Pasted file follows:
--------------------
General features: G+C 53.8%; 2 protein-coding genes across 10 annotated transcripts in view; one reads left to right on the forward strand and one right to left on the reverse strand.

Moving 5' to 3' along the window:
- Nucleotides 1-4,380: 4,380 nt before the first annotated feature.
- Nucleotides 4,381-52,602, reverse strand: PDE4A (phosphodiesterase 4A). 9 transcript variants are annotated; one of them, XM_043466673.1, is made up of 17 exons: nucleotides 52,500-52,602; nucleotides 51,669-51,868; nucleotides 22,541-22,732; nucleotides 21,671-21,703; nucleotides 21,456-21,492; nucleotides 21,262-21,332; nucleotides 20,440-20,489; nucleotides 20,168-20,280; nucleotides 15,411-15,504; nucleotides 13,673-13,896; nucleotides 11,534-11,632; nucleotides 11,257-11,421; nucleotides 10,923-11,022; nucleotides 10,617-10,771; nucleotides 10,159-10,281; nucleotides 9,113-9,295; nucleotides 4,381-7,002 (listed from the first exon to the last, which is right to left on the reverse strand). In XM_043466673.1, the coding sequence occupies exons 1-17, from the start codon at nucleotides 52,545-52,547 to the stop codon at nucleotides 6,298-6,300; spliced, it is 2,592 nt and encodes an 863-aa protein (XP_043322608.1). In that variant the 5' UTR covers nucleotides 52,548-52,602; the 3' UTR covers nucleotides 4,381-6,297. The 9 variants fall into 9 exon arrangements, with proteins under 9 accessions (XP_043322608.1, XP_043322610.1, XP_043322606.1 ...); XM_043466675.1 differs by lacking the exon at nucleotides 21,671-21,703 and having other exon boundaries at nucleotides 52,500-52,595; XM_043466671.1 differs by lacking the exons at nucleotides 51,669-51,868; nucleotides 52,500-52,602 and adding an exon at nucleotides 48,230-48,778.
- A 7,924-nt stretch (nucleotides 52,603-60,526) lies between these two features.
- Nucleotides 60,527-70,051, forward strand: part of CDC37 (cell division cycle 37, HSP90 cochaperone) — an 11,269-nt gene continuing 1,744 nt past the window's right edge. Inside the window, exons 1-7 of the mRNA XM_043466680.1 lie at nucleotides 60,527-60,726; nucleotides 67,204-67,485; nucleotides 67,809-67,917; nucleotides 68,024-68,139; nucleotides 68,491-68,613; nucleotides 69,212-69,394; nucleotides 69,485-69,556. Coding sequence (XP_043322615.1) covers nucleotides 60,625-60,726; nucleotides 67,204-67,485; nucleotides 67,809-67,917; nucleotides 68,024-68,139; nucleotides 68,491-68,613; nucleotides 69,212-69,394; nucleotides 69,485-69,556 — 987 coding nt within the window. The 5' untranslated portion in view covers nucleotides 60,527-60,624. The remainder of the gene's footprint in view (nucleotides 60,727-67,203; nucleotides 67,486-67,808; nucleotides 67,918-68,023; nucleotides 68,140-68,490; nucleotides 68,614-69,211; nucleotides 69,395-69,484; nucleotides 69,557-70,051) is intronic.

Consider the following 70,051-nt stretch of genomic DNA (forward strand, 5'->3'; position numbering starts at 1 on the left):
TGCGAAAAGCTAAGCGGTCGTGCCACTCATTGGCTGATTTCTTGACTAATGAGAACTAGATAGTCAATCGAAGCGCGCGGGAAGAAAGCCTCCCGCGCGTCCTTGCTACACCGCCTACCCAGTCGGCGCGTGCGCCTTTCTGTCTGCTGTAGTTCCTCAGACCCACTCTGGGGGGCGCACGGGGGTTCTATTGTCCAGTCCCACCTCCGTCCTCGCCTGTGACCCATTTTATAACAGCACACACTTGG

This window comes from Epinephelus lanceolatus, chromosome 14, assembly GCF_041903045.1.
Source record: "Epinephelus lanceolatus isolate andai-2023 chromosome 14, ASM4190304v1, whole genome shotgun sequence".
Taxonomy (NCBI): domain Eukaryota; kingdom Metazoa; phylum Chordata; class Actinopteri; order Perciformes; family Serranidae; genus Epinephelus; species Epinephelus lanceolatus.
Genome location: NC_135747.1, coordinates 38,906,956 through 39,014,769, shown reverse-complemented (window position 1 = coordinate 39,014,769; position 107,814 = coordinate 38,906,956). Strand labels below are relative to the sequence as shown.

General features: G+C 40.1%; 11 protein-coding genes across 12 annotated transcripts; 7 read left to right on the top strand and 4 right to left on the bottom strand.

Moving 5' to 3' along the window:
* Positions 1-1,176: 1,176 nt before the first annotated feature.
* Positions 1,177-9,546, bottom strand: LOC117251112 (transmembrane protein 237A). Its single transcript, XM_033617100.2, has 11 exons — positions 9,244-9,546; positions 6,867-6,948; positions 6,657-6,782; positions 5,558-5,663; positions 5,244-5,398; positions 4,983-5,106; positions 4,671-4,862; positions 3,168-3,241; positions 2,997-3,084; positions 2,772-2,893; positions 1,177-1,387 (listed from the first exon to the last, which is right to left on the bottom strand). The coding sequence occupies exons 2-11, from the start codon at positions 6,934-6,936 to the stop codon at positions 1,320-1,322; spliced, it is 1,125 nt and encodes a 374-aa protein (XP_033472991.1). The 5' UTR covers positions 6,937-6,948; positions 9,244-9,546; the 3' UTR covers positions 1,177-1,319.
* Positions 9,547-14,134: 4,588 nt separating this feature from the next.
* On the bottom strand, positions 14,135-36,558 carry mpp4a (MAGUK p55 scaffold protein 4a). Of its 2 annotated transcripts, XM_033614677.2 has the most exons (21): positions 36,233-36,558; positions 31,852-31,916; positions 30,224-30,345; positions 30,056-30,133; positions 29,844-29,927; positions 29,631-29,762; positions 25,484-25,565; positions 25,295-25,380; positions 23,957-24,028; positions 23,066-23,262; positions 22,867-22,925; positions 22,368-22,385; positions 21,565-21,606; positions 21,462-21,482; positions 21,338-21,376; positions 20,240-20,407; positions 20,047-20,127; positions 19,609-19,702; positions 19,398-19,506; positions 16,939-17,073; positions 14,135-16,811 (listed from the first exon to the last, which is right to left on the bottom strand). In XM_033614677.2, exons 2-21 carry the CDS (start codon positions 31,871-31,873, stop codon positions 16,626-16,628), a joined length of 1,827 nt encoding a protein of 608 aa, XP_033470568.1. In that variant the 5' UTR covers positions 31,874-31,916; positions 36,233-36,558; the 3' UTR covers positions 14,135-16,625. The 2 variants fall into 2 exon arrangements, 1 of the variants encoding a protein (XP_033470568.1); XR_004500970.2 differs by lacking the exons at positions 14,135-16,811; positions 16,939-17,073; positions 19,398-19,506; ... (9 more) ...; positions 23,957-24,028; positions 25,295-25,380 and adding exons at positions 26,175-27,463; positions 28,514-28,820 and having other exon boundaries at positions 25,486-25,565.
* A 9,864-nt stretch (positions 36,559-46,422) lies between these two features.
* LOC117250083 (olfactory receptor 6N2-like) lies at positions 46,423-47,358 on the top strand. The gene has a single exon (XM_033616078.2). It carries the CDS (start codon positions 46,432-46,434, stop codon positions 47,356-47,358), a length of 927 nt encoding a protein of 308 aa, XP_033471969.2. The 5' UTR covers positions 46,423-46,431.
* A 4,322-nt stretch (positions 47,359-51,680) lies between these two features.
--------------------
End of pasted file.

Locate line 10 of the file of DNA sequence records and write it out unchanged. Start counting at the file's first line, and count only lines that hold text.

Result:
Source record: "Epinephelus lanceolatus isolate andai-2023 chromosome 14, ASM4190304v1, whole genome shotgun sequence".